Photo via the US Coast Guard
It's a question that's been raised repeatedly over the course of the 3-month ordeal in the Gulf of Mexico -- what do we call it? Though most publications and journalists (this one included) have leaned towards variations on "the BP spill" or "the Gulf spill" many have been dissatisfied with this terminology from the start. This isn't merely a "spill" after all, it's the biggest environmental disaster in US history, with oil continuously pumped into the Gulf for months on end. That being the case, there's got to be a more fitting moniker for the thing -- here are some ideas ... The question is being posed today over at Grist's popular Ask Umbra feature -- a reader complained that 'spill' makes like of the event, and I'd tend to agree with her. You 'spill' milk, or your beer. Above ground pools 'spill' over. Even oil tankers can 'spill' their contents.
But that's it -- once something is 'spilled', it doesn't keep gushing out of the seafloor for three months. Climate Progress's Joe Romm raised this point early on in the spill's timeline. He suggested that what was really happening was closer to an 'underground volcano of oil', which was undoubtedly true. That one seemed to have too many syllables to catch on in the press, and maybe struck some as a tad hyperbolic -- even though it's not (50,000 barrels of oil a day streaming out of a pressurized hole qualifies for a volcano metaphor in my book).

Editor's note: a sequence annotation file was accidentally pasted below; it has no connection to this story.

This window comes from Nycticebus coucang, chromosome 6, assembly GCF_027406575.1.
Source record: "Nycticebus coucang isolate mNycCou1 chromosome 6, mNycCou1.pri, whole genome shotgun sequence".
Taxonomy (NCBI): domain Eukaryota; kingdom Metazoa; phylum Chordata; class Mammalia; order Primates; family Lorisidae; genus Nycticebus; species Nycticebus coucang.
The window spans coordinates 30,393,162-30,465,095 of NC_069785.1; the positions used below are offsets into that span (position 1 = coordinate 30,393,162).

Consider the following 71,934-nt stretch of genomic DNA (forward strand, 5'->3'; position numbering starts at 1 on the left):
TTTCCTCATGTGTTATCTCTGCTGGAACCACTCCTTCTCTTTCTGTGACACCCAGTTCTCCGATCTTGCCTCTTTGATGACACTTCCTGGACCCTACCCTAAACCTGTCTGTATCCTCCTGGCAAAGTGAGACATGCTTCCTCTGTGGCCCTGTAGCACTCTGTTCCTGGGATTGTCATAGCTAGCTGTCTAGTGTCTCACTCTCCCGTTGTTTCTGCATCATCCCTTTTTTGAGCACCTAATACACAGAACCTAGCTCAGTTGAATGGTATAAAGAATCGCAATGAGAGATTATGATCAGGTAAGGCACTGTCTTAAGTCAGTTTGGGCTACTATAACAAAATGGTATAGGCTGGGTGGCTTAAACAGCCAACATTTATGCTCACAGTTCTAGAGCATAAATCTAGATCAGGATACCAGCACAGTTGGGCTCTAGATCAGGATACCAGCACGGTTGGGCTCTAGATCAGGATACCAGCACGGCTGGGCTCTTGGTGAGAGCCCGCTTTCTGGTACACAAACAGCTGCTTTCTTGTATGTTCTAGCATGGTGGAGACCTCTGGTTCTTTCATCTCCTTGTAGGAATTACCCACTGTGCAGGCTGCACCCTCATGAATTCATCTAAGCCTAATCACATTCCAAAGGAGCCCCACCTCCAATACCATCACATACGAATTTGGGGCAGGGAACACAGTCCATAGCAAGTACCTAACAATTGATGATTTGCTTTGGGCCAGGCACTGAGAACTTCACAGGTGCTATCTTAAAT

So the question remains -- what do we call it? Some find -- and Umbra mentions this one -- 'BP oil disaster' to be a potential candidate. I've used this one in posts from time to time, along with the likes of 'BP oil crisis'. Both strike me as too nonspecific, however, and less intuitive for describing the actual event. I've also seen BP oil geyser, and the many variations on oilpocalypse and oilgeddon, but I can't imagine those terms sticking around 10 years from now.
Which is sort of the point of this exercise, and it's not as trivial as you might think. Labels and terminology can play a significant role in shaping people's opinions of events -- an effective term may help keep the tragedy more accurately defined down the line, when folks start forgetting the details of the spill (seems hard to believe that could happen now, but it will...). So what are your thoughts? Any new ideas out there?
One final requirement -- whatever the name ends up being, it must include 'BP'. They own the responsibility for this spill, and decades on, if the popular imagination obscures their involvement, they'll have caught a lucky break they do not deserve.